Thursday, January 29, 2015
At Flashbak: They Stick Like Magic! A Gallery of Colorform Adventure Sets (1966 – 1980)
Now at Flashbak, a gallery of my Colorforms collection!
Here's a snippet of the article (and the url :http://flashbak.com/they-stick-like-magic-a-gallery-of-colorform-adventure-sets-1966-1980-30070/ )
"Last week here on Flashbak, I remembered “Fotonovels” or “Photostories,” and tagged those publications as one way that kids of previous generations could remember the experience of their favorite movie or TV program in the pre-VCR age.
Today, I remember another popular item from the same time and having roughly the same purpose: the Colorform Adventure Set, or “Cartoon Kit” as it was sometimes known. In broad terms, Colorforms sets consist of vinyl-sheet figures, ships, or objects, and a cardboard background upon which they can be set, and re-set.
Colorforms were first created in 1951, and in 1957 the company began to license popular entertainment characters such as Popeye for their sets.
In the year 2000, the Toy Industry of America named Colorforms one of the best toys of the 20th century, and in 2011, Time Magazine named them as one of the 100 best toys “ever.”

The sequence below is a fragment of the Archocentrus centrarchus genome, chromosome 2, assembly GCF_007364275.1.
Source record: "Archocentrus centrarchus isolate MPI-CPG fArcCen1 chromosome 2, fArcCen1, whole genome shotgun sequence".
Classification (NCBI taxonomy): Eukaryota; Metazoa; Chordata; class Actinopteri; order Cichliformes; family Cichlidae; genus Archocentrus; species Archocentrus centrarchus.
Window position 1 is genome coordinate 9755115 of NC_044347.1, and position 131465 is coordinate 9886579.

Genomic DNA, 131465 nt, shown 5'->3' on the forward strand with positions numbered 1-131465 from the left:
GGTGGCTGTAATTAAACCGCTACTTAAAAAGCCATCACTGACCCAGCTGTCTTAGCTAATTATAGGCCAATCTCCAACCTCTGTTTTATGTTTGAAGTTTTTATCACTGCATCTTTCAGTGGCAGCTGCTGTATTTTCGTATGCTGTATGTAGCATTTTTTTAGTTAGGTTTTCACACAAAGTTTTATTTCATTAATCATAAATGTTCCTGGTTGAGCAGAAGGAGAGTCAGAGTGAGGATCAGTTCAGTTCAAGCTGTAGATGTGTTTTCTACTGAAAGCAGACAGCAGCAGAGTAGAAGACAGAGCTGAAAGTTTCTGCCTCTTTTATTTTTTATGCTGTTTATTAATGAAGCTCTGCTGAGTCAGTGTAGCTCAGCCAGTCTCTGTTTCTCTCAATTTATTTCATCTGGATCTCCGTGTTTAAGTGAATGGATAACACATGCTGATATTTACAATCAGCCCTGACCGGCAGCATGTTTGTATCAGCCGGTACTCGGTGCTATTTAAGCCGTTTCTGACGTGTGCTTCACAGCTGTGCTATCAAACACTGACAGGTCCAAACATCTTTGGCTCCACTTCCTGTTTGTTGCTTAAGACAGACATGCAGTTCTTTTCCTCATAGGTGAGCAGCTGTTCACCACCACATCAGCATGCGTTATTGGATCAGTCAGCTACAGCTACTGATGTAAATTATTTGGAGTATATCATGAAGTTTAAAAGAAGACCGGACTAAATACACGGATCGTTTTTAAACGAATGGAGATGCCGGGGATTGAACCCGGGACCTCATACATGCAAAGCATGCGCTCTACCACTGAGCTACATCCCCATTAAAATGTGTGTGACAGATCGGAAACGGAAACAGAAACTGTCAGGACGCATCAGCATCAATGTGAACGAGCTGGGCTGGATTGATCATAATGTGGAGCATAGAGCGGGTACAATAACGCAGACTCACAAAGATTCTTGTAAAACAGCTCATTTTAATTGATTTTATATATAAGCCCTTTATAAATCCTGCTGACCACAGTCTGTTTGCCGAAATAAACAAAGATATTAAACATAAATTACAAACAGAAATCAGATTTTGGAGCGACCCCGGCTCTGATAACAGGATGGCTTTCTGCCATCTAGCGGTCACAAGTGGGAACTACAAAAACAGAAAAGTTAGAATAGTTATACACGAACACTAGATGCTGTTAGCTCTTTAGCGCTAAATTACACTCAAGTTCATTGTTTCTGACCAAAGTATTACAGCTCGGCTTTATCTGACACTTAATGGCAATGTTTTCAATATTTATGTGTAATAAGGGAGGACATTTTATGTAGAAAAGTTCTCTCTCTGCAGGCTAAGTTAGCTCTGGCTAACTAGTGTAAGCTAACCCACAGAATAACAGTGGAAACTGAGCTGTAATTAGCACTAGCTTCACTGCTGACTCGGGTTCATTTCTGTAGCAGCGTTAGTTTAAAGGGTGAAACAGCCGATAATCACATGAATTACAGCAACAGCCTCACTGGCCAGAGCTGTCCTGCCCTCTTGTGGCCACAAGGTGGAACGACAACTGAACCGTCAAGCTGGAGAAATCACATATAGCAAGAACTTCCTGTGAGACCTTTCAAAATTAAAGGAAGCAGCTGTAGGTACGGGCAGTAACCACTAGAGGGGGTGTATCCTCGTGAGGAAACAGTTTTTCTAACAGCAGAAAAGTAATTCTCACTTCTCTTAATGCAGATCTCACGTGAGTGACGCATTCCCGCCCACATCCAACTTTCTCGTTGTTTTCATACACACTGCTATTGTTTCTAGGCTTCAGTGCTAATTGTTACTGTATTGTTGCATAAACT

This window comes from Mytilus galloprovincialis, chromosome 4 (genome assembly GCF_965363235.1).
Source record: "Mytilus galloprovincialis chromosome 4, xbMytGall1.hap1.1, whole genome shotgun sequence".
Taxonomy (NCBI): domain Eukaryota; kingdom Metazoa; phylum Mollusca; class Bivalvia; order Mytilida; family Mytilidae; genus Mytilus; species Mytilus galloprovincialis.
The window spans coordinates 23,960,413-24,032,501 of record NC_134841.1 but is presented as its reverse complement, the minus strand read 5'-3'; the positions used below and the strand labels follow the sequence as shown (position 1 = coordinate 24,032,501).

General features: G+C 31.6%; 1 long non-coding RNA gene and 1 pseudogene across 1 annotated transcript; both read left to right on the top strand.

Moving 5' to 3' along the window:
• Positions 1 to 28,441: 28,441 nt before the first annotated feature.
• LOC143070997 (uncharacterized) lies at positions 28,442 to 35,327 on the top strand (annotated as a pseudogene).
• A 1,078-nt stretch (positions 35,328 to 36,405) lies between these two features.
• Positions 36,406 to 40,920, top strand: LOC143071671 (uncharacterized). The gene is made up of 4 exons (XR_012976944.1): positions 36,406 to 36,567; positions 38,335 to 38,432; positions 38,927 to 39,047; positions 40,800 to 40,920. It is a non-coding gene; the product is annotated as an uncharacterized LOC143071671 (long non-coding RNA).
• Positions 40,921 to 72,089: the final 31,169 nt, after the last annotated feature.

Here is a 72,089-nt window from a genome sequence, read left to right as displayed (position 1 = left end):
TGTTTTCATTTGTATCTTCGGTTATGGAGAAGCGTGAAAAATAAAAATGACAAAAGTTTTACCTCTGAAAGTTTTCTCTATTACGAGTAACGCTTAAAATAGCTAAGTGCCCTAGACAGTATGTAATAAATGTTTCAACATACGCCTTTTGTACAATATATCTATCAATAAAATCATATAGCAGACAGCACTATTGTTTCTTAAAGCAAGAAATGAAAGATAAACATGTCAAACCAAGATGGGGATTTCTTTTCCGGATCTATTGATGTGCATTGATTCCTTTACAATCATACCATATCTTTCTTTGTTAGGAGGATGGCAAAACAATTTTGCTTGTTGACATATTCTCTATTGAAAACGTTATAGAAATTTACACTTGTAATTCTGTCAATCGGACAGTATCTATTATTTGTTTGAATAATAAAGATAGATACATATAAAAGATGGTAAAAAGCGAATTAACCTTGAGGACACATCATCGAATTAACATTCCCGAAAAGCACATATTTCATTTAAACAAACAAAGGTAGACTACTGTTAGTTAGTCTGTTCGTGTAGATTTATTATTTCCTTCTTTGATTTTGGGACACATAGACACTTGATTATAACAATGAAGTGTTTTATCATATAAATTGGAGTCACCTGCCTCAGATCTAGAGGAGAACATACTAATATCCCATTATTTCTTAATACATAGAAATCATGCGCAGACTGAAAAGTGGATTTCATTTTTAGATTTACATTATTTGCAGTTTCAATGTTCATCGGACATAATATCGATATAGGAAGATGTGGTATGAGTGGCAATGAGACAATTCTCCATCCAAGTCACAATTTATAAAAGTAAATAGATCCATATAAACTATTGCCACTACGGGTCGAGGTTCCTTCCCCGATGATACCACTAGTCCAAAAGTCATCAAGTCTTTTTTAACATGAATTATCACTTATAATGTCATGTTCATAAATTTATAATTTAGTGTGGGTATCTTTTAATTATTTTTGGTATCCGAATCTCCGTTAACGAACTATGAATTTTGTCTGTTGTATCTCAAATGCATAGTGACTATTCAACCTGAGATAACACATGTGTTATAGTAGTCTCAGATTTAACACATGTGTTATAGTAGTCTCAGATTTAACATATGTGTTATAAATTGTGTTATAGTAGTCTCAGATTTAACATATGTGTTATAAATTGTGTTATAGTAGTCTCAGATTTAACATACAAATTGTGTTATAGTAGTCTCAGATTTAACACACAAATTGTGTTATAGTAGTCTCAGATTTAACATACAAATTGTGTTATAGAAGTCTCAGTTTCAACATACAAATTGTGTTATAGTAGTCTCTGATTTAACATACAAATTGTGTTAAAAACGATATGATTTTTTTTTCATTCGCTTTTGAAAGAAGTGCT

Colorforms often came with brochures or booklets demonstrating for kids “one of the many” scenes they could make with their new toy. And parents were informed, likewise that “your child now joins millions of others in the same age group in a happy growing experience.”
For Colorforms, according the booklet, possess “rare educational value” helping your child with six important skills: “Finger dexterity,” “sense of spatial relationship,” “size matching,” “building ability,” “color sense” and “sense of neatness and order.”
When I grew up in the seventies, Colorforms proved a key and constant element of childhood, and today I want to feature pictures from my home collection, and some of my very favorite sets.
Basically every sci-fi franchise you could think of in the 1970s and 1980s had Colorforms sets to accompany them, from Star Trek (1966 – 1969) and Battlestar Galactica (1978 – 1979) to Planet of the Apes (1968) and Gremlins (1984). I had as many as I could get my hands on, and I’ve managed to keep several sets across the decades.
Here are five examples of the Colorforms adventure sets, circa 1966 – 1980..."